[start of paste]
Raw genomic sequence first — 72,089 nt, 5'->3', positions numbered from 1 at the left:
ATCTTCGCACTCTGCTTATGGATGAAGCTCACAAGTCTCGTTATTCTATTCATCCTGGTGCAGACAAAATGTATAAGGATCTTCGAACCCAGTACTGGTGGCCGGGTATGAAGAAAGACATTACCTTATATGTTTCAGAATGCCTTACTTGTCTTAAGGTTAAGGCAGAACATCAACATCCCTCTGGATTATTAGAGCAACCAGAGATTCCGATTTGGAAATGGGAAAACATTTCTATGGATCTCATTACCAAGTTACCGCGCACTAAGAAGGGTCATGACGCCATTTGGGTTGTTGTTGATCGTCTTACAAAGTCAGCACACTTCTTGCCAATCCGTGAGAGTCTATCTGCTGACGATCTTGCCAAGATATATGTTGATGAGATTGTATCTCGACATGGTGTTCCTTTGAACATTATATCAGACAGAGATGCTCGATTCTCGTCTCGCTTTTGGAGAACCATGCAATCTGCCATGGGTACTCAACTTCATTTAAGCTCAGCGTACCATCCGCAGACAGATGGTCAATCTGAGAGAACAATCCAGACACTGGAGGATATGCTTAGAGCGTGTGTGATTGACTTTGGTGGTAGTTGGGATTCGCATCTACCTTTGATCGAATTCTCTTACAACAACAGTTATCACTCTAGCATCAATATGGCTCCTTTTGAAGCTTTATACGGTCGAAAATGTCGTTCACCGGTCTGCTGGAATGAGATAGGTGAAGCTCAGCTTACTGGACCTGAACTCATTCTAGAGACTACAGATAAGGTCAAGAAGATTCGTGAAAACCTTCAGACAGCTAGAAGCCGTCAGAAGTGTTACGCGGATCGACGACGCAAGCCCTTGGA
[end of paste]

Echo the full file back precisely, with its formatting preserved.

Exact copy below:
Raw genomic sequence first — 72,089 nt, 5'->3', positions numbered from 1 at the left:
ATCTTCGCACTCTGCTTATGGATGAAGCTCACAAGTCTCGTTATTCTATTCATCCTGGTGCAGACAAAATGTATAAGGATCTTCGAACCCAGTACTGGTGGCCGGGTATGAAGAAAGACATTACCTTATATGTTTCAGAATGCCTTACTTGTCTTAAGGTTAAGGCAGAACATCAACATCCCTCTGGATTATTAGAGCAACCAGAGATTCCGATTTGGAAATGGGAAAACATTTCTATGGATCTCATTACCAAGTTACCGCGCACTAAGAAGGGTCATGACGCCATTTGGGTTGTTGTTGATCGTCTTACAAAGTCAGCACACTTCTTGCCAATCCGTGAGAGTCTATCTGCTGACGATCTTGCCAAGATATATGTTGATGAGATTGTATCTCGACATGGTGTTCCTTTGAACATTATATCAGACAGAGATGCTCGATTCTCGTCTCGCTTTTGGAGAACCATGCAATCTGCCATGGGTACTCAACTTCATTTAAGCTCAGCGTACCATCCGCAGACAGATGGTCAATCTGAGAGAACAATCCAGACACTGGAGGATATGCTTAGAGCGTGTGTGATTGACTTTGGTGGTAGTTGGGATTCGCATCTACCTTTGATCGAATTCTCTTACAACAACAGTTATCACTCTAGCATCAATATGGCTCCTTTTGAAGCTTTATACGGTCGAAAATGTCGTTCACCGGTCTGCTGGAATGAGATAGGTGAAGCTCAGCTTACTGGACCTGAACTCATTCTAGAGACTACAGATAAGGTCAAGAAGATTCGTGAAAACCTTCAGACAGCTAGAAGCCGTCAGAAGTGTTACGCGGATCGACGACGCAAGCCCTTGGA